“I’m not so quick on the uptake when it comes to learning lines. I’ve got to go over and over them. And so, even today, when I run up against some of those directors who like to ‘shoot scenes with spontaneity,’ I’m thrown for a loss. Some players like it though.” – Fredric March
Source: Robert McIlwaine (1938)
The Wild Party (1929). With Clara Bow.
My Sin (1931). Co-stars Tallulah Bankhead.
“I have no soul. I’m beyond the pale. I’m one of the living dead!” — spoken by Fredric March in Paramount’s 1931 classic, Dr. Jekyll and Mr. Hyde.
Dr. Jekyll & Mr. Hyde (1931). With Rose Hobart.
“Application of the Hyde makeup required three and a half hours. March, during the seven weeks filing of the picture, came to work at 6 a.m. when he was to be Hyde; the days he was to be Jeckyll he slept two more hours.” — Hubbard Keavy, “Gossip of Filmland,” 1932.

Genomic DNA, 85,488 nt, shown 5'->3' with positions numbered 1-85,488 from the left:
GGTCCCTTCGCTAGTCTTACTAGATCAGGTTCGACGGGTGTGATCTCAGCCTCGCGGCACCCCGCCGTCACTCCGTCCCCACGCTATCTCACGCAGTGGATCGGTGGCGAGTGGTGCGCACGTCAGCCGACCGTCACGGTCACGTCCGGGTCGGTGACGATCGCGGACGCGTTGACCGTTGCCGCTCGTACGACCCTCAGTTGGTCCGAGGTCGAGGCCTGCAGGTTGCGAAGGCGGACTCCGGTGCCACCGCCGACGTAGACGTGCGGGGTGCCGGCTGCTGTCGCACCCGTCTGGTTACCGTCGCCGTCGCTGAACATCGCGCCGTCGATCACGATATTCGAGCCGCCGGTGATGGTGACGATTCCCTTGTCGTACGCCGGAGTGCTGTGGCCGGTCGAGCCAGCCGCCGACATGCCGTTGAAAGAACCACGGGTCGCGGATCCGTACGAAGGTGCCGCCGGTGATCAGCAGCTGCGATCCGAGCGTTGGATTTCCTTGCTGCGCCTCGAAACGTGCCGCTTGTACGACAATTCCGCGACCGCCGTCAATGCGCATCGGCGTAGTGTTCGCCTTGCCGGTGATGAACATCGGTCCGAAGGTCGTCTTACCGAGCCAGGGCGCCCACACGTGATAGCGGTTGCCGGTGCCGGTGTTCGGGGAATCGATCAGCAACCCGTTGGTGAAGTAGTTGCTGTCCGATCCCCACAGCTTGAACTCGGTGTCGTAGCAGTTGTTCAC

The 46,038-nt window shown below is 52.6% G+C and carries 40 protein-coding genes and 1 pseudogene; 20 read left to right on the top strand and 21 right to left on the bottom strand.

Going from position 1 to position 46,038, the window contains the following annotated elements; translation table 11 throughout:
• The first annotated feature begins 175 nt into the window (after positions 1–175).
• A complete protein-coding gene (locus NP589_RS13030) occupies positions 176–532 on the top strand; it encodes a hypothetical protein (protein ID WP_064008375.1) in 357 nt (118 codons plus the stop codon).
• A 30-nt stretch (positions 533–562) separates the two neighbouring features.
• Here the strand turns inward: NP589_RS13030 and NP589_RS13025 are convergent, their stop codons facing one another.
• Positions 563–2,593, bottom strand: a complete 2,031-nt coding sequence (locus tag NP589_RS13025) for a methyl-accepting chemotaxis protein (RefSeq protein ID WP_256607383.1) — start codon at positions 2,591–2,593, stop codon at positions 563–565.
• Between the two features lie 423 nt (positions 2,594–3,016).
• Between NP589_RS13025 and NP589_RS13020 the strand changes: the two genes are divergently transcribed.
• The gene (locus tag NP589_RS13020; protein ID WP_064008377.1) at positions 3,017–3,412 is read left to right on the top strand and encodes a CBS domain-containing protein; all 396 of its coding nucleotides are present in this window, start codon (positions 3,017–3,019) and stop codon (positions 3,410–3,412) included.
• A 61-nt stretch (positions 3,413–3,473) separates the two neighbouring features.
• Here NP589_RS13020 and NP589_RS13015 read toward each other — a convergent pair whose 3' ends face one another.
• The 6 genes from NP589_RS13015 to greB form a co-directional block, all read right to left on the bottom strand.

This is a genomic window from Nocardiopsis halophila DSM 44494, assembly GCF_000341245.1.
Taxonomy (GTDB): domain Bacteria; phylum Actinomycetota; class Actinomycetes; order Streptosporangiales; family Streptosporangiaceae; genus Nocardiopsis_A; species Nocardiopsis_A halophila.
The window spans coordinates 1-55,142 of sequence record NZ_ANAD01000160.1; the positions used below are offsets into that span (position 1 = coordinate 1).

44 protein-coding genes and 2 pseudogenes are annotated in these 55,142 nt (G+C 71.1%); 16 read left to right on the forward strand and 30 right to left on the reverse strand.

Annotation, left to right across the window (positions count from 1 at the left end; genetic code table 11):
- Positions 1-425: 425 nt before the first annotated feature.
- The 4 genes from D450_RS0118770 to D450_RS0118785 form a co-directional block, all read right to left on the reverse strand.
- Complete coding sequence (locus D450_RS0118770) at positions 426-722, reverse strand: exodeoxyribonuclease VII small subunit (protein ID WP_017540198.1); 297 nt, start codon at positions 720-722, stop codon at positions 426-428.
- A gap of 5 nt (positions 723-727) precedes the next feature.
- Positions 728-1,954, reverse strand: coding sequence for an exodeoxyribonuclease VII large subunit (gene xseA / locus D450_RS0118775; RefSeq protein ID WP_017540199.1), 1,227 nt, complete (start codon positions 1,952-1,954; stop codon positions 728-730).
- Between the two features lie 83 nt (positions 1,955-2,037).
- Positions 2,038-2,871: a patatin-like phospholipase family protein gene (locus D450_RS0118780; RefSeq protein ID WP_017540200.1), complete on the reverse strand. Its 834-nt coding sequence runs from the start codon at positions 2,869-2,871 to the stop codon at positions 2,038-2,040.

Photo: With director Rouben Mamoulian and co-star Miriam Hopkins on the set of Dr. Jeckyll and Mr. Hyde.
“Stardom is just an uneasy seat on top of a tricky toboggan. Being a star is merely perching at the head of the downgrade. A competent featured player can last a lifetime. A star, a year or two. There’s all that agony of finding suitable stories, keeping in character, maintaining illusion. Then the undignified position of hanging on while your popularity is declining.” — Fredric March
All of Me (1934). Co-stars Miriam Hopkins, George Raft, and Helen Mack.
We Live Again (1934). With Anna Sten.
“Keep interested in others; keep interested in the wide and wonderful world. Then in a spiritual sense you will always be young.” — Fredric March
Photo: Otto Dyar
A 1938 ad depicting Fredric March as a cartoon car salesman for the Chrysler De Soto, a car manufactured between 1928 and 1961 ( though it officially was no longer built after November 1960).
“He was able to do a very emotional scene with tears in his eyes, and pinch my fanny at the same time.” – Shelley Winters